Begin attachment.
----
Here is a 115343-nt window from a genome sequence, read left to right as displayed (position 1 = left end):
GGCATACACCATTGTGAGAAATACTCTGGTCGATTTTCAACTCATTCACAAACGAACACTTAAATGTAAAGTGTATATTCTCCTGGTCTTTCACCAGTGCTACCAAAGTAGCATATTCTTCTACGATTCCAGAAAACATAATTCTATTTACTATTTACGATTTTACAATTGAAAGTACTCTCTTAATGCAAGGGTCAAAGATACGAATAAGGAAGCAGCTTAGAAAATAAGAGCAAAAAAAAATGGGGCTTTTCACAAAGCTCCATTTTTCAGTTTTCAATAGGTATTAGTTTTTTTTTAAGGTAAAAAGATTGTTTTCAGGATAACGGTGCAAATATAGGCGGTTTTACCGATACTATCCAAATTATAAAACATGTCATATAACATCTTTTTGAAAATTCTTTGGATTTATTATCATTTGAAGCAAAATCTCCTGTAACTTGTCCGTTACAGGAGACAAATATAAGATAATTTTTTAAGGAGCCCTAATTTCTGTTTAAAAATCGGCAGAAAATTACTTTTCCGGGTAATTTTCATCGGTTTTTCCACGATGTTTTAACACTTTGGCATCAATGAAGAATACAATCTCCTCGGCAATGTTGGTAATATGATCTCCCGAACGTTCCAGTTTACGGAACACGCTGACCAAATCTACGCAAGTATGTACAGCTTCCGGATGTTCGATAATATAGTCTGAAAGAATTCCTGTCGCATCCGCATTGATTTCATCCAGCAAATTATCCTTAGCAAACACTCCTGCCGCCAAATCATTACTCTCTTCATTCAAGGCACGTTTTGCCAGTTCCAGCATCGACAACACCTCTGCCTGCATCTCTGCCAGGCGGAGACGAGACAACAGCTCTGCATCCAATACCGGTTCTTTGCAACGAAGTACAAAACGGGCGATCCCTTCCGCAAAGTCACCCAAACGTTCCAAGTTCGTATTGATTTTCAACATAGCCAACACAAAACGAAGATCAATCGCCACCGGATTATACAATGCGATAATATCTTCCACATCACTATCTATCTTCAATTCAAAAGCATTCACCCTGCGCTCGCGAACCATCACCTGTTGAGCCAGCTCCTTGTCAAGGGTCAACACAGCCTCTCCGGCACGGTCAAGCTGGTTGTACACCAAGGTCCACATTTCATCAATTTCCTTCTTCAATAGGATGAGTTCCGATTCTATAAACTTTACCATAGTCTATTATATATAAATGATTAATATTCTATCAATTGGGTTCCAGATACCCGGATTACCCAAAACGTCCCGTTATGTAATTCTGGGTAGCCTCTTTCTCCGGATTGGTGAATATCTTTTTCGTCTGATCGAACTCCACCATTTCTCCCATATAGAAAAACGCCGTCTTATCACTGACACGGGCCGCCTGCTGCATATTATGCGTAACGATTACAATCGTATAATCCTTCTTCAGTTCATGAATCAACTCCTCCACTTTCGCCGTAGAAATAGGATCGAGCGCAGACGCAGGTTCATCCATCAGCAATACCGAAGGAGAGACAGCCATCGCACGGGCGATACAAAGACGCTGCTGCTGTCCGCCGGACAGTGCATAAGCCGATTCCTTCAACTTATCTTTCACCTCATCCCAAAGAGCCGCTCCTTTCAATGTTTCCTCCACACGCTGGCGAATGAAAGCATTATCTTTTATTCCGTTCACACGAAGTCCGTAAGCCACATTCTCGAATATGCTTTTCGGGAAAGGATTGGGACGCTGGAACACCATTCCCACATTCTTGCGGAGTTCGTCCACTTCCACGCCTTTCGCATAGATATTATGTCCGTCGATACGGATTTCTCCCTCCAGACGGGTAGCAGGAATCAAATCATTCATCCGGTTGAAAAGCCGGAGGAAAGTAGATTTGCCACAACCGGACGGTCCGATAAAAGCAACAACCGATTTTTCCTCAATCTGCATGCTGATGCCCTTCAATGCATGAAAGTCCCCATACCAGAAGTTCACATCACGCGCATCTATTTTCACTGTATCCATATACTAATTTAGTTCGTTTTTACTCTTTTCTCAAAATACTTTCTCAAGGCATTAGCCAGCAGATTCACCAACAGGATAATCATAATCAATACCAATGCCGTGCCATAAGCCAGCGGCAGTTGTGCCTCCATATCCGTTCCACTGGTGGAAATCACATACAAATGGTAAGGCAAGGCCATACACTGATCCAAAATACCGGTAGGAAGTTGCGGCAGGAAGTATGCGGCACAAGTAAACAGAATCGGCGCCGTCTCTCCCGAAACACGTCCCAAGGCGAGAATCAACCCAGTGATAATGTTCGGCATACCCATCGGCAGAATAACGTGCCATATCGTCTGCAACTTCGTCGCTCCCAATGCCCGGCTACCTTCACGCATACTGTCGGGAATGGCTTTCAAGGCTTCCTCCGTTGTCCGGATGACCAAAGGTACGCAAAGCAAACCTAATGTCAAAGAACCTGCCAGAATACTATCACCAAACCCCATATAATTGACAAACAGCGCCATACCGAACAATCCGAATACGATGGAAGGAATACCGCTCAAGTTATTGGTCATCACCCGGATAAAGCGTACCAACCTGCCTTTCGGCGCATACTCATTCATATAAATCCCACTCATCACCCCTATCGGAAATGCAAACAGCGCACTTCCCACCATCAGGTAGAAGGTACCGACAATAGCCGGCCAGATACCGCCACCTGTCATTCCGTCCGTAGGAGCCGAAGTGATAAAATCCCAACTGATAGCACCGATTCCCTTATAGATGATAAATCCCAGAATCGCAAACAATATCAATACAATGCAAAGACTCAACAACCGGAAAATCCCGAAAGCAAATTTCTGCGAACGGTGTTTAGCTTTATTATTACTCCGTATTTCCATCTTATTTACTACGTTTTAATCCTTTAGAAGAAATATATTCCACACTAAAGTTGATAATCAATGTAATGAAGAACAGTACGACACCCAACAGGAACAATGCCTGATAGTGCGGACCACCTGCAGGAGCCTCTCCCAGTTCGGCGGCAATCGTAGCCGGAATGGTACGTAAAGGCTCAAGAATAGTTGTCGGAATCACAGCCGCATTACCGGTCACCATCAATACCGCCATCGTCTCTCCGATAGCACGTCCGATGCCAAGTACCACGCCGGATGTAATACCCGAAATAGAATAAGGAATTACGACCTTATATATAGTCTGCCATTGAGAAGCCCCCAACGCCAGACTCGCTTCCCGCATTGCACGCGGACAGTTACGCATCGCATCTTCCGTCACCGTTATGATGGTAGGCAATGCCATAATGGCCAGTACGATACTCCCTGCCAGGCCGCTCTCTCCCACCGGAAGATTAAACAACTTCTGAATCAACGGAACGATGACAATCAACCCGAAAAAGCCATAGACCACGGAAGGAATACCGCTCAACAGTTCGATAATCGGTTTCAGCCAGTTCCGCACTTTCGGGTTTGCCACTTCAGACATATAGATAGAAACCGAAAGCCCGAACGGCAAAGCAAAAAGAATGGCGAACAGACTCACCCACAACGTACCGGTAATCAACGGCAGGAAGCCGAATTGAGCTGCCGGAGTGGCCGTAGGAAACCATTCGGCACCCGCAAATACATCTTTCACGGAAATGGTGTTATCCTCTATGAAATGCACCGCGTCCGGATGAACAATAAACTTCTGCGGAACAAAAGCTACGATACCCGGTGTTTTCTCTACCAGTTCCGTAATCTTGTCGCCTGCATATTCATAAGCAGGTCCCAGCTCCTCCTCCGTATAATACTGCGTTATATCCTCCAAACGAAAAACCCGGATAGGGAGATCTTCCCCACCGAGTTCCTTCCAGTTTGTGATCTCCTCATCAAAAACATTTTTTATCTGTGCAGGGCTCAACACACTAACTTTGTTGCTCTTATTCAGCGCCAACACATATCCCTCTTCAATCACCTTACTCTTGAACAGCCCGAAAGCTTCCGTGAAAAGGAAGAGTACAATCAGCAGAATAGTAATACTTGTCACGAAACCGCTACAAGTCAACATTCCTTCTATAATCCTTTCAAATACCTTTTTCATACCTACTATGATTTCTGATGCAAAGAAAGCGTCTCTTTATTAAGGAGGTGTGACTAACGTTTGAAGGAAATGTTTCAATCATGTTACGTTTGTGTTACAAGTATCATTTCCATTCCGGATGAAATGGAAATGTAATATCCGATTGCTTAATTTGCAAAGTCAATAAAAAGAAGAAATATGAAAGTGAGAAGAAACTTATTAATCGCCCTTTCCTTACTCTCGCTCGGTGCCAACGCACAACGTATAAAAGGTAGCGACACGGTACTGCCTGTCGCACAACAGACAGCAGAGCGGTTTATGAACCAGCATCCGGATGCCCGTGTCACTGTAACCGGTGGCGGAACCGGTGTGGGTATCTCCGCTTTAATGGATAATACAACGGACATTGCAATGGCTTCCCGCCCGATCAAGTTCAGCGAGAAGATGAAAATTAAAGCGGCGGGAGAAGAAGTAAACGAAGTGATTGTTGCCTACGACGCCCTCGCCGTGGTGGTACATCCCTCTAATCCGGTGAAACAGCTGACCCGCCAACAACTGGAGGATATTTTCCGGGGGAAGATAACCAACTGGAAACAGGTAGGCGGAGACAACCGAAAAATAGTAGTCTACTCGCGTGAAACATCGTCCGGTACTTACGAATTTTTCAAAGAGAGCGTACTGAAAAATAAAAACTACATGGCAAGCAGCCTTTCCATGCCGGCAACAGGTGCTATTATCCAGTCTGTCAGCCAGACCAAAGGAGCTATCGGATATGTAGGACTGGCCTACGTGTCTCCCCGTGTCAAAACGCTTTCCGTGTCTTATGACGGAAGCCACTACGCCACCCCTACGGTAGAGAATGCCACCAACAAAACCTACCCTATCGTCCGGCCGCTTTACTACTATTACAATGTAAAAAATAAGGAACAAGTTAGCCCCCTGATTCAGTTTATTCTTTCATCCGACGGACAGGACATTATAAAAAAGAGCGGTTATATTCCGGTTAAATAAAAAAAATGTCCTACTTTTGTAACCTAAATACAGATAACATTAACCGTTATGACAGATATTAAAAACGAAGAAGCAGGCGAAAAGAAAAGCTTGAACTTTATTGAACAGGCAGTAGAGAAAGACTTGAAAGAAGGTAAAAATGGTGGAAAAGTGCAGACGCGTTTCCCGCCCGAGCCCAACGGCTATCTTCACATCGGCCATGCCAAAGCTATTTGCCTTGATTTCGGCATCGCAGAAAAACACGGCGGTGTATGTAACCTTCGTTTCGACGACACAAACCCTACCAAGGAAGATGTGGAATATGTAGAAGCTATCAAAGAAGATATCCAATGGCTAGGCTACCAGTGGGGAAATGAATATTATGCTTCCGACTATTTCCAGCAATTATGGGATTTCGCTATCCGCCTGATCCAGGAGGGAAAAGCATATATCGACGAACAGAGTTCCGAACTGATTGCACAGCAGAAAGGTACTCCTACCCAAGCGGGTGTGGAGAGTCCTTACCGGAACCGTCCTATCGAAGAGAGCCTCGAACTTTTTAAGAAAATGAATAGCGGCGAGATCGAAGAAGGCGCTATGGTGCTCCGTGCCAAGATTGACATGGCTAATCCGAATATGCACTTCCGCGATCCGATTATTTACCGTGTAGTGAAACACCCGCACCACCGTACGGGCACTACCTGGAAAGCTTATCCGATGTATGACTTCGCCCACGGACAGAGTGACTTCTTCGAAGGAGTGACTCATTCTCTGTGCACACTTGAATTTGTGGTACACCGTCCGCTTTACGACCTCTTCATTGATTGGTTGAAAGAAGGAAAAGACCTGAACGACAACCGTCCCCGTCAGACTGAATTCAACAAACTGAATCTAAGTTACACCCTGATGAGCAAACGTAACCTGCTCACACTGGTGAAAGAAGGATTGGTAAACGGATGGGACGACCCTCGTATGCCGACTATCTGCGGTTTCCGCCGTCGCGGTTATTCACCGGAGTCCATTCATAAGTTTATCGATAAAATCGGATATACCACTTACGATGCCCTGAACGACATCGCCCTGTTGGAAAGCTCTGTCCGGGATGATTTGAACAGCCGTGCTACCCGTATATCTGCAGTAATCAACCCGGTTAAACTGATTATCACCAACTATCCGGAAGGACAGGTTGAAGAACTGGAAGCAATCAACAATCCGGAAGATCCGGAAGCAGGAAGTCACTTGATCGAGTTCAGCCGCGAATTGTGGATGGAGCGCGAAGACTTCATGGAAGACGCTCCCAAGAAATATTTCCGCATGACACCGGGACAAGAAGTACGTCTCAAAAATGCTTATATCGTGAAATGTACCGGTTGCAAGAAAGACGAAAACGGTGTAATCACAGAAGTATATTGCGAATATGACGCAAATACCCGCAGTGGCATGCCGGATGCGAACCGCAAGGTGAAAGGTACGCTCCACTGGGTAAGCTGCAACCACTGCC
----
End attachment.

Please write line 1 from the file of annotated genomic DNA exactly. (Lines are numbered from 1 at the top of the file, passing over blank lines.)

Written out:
Here is a 115343-nt window from a genome sequence, read left to right as displayed (position 1 = left end):